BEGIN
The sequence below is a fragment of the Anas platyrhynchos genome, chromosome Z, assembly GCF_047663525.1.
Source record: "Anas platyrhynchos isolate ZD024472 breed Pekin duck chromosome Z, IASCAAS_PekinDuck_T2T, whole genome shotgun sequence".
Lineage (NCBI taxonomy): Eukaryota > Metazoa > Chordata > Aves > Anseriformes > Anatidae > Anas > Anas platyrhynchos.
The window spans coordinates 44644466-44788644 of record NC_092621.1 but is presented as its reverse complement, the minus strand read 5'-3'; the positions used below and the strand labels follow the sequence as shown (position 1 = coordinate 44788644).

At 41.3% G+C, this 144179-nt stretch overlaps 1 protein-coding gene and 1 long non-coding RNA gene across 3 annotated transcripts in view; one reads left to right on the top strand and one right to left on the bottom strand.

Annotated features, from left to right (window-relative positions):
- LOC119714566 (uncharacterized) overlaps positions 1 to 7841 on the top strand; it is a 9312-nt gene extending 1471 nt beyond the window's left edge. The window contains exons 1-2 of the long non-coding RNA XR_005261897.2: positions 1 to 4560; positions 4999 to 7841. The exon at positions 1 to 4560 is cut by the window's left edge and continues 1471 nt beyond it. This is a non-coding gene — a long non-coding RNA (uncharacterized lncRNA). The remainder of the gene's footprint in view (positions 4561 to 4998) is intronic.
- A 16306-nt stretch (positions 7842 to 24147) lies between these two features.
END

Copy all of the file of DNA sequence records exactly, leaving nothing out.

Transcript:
The sequence below is a fragment of the Anas platyrhynchos genome, chromosome Z, assembly GCF_047663525.1.
Source record: "Anas platyrhynchos isolate ZD024472 breed Pekin duck chromosome Z, IASCAAS_PekinDuck_T2T, whole genome shotgun sequence".
Lineage (NCBI taxonomy): Eukaryota > Metazoa > Chordata > Aves > Anseriformes > Anatidae > Anas > Anas platyrhynchos.
The window spans coordinates 44644466-44788644 of record NC_092621.1 but is presented as its reverse complement, the minus strand read 5'-3'; the positions used below and the strand labels follow the sequence as shown (position 1 = coordinate 44788644).

At 41.3% G+C, this 144179-nt stretch overlaps 1 protein-coding gene and 1 long non-coding RNA gene across 3 annotated transcripts in view; one reads left to right on the top strand and one right to left on the bottom strand.

Annotated features, from left to right (window-relative positions):
- LOC119714566 (uncharacterized) overlaps positions 1 to 7841 on the top strand; it is a 9312-nt gene extending 1471 nt beyond the window's left edge. The window contains exons 1-2 of the long non-coding RNA XR_005261897.2: positions 1 to 4560; positions 4999 to 7841. The exon at positions 1 to 4560 is cut by the window's left edge and continues 1471 nt beyond it. This is a non-coding gene — a long non-coding RNA (uncharacterized lncRNA). The remainder of the gene's footprint in view (positions 4561 to 4998) is intronic.
- A 16306-nt stretch (positions 7842 to 24147) lies between these two features.